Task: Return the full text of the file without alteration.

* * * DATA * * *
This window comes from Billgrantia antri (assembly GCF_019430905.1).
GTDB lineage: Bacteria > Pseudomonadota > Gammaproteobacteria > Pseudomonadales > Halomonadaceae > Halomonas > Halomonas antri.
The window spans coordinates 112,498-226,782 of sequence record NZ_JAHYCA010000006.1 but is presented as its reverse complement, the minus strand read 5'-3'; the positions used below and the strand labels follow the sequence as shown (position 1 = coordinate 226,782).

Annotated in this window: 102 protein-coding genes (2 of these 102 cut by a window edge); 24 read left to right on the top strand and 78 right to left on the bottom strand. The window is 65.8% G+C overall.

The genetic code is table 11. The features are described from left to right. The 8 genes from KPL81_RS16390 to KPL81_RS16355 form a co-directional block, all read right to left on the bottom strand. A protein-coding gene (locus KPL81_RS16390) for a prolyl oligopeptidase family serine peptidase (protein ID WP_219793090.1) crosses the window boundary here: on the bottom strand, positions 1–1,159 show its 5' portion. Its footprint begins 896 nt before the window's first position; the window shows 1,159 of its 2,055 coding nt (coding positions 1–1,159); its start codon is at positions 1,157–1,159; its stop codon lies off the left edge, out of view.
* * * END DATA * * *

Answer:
This window comes from Billgrantia antri (assembly GCF_019430905.1).
GTDB lineage: Bacteria > Pseudomonadota > Gammaproteobacteria > Pseudomonadales > Halomonadaceae > Halomonas > Halomonas antri.
The window spans coordinates 112,498-226,782 of sequence record NZ_JAHYCA010000006.1 but is presented as its reverse complement, the minus strand read 5'-3'; the positions used below and the strand labels follow the sequence as shown (position 1 = coordinate 226,782).

Annotated in this window: 102 protein-coding genes (2 of these 102 cut by a window edge); 24 read left to right on the top strand and 78 right to left on the bottom strand. The window is 65.8% G+C overall.

The genetic code is table 11. The features are described from left to right. The 8 genes from KPL81_RS16390 to KPL81_RS16355 form a co-directional block, all read right to left on the bottom strand. A protein-coding gene (locus KPL81_RS16390) for a prolyl oligopeptidase family serine peptidase (protein ID WP_219793090.1) crosses the window boundary here: on the bottom strand, positions 1–1,159 show its 5' portion. Its footprint begins 896 nt before the window's first position; the window shows 1,159 of its 2,055 coding nt (coding positions 1–1,159); its start codon is at positions 1,157–1,159; its stop codon lies off the left edge, out of view.